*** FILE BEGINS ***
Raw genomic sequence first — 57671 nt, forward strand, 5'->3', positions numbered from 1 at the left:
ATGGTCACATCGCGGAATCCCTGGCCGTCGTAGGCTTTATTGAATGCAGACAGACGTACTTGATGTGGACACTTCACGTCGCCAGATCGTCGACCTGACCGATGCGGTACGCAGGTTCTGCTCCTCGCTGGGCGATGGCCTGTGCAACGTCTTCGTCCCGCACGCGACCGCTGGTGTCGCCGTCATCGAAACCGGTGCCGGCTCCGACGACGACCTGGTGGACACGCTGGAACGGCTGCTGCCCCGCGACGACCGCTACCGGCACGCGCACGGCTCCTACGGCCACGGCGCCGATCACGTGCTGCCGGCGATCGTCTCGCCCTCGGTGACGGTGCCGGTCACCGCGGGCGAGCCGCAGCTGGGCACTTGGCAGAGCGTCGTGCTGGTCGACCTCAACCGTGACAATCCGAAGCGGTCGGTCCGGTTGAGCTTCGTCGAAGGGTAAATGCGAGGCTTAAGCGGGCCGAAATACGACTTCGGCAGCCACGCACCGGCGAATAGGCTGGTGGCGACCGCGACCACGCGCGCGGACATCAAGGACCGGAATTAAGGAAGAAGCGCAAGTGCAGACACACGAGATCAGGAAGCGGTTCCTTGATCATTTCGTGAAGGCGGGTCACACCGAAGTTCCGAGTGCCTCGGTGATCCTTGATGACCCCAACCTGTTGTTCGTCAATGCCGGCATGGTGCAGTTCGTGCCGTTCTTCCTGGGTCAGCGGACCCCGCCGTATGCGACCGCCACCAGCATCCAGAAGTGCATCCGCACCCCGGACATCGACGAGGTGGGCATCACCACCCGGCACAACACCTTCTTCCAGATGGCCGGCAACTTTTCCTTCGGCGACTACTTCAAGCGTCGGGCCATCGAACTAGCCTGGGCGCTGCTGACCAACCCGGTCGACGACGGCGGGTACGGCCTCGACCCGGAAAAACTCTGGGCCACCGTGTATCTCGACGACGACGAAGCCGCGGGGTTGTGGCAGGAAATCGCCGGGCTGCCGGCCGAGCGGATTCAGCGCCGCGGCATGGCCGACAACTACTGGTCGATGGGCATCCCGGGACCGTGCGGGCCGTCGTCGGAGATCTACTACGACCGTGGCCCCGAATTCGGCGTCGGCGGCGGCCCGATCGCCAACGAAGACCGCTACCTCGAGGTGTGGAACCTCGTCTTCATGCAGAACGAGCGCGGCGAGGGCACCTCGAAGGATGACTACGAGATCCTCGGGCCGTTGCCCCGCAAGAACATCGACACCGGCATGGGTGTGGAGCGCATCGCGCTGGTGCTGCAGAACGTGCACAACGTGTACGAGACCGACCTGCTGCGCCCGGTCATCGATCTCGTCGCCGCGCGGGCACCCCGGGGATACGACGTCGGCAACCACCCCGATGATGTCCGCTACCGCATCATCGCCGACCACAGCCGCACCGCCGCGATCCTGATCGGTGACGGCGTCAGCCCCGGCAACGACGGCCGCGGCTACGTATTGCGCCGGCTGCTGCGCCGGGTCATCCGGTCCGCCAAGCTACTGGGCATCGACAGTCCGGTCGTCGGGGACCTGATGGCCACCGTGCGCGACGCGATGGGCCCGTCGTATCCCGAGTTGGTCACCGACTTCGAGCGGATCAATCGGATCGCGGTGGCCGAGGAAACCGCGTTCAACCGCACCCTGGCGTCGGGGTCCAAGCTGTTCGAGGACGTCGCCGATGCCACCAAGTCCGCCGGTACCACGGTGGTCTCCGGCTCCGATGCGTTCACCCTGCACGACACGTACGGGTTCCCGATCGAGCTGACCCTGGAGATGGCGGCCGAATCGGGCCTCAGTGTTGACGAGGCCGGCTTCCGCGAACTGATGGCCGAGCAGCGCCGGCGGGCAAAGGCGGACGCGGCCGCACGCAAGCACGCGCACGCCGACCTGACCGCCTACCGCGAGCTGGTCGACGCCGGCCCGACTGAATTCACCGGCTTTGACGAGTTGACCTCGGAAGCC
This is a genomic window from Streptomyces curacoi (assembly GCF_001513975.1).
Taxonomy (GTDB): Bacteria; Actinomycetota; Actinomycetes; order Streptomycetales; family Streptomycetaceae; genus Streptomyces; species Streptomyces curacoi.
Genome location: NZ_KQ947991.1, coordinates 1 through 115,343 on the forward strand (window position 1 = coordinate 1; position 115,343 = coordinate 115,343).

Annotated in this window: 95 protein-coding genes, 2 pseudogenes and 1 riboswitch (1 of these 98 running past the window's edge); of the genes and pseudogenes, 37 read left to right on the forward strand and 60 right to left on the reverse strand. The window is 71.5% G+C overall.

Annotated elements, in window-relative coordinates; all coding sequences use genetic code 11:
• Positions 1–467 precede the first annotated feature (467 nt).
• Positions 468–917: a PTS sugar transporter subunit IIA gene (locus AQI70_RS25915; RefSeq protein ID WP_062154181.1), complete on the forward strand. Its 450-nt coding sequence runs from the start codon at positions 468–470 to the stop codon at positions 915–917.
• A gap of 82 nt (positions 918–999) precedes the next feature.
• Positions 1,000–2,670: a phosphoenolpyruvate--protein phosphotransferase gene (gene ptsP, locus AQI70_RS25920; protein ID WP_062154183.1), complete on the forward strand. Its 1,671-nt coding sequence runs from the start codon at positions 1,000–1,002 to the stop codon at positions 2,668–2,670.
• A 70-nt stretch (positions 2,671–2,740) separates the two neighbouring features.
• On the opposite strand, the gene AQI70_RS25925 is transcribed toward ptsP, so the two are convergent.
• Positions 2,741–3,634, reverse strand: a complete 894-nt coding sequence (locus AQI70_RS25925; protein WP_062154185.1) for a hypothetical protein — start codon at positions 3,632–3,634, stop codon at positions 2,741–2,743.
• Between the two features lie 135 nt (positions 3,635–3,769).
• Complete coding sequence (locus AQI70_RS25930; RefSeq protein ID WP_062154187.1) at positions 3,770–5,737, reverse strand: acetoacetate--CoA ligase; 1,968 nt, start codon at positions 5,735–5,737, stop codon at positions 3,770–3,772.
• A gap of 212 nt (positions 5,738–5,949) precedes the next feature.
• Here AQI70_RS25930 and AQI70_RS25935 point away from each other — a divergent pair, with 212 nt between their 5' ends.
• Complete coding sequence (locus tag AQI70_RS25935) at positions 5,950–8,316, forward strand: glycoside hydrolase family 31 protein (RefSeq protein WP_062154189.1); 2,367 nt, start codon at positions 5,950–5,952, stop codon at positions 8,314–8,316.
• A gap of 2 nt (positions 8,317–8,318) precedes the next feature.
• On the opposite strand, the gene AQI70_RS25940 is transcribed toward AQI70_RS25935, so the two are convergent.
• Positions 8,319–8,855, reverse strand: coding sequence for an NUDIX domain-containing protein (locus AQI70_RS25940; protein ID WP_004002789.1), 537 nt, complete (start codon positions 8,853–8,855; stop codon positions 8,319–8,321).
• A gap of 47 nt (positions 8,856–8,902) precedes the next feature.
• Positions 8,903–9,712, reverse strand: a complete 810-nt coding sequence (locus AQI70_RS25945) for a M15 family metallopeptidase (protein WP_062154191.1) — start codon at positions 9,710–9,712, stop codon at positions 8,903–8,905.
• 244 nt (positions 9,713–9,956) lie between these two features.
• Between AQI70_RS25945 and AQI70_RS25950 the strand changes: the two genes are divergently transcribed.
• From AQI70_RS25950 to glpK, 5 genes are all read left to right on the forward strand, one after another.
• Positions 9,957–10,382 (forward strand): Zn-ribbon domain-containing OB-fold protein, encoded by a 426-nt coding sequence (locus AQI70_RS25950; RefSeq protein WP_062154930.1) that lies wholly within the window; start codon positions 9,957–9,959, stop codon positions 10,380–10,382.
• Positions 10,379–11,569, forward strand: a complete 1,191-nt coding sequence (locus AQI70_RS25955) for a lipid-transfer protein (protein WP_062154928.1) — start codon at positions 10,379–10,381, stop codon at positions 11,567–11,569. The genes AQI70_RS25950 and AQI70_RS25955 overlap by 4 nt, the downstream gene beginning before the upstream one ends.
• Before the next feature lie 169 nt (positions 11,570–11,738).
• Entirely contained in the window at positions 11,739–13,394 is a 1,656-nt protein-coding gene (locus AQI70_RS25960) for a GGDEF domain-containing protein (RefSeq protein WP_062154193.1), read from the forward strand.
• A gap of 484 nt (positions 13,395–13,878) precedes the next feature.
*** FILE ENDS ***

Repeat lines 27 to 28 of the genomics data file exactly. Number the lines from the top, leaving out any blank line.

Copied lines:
• From AQI70_RS25950 to glpK, 5 genes are all read left to right on the forward strand, one after another.
• Positions 9,957–10,382 (forward strand): Zn-ribbon domain-containing OB-fold protein, encoded by a 426-nt coding sequence (locus AQI70_RS25950; RefSeq protein WP_062154930.1) that lies wholly within the window; start codon positions 9,957–9,959, stop codon positions 10,380–10,382.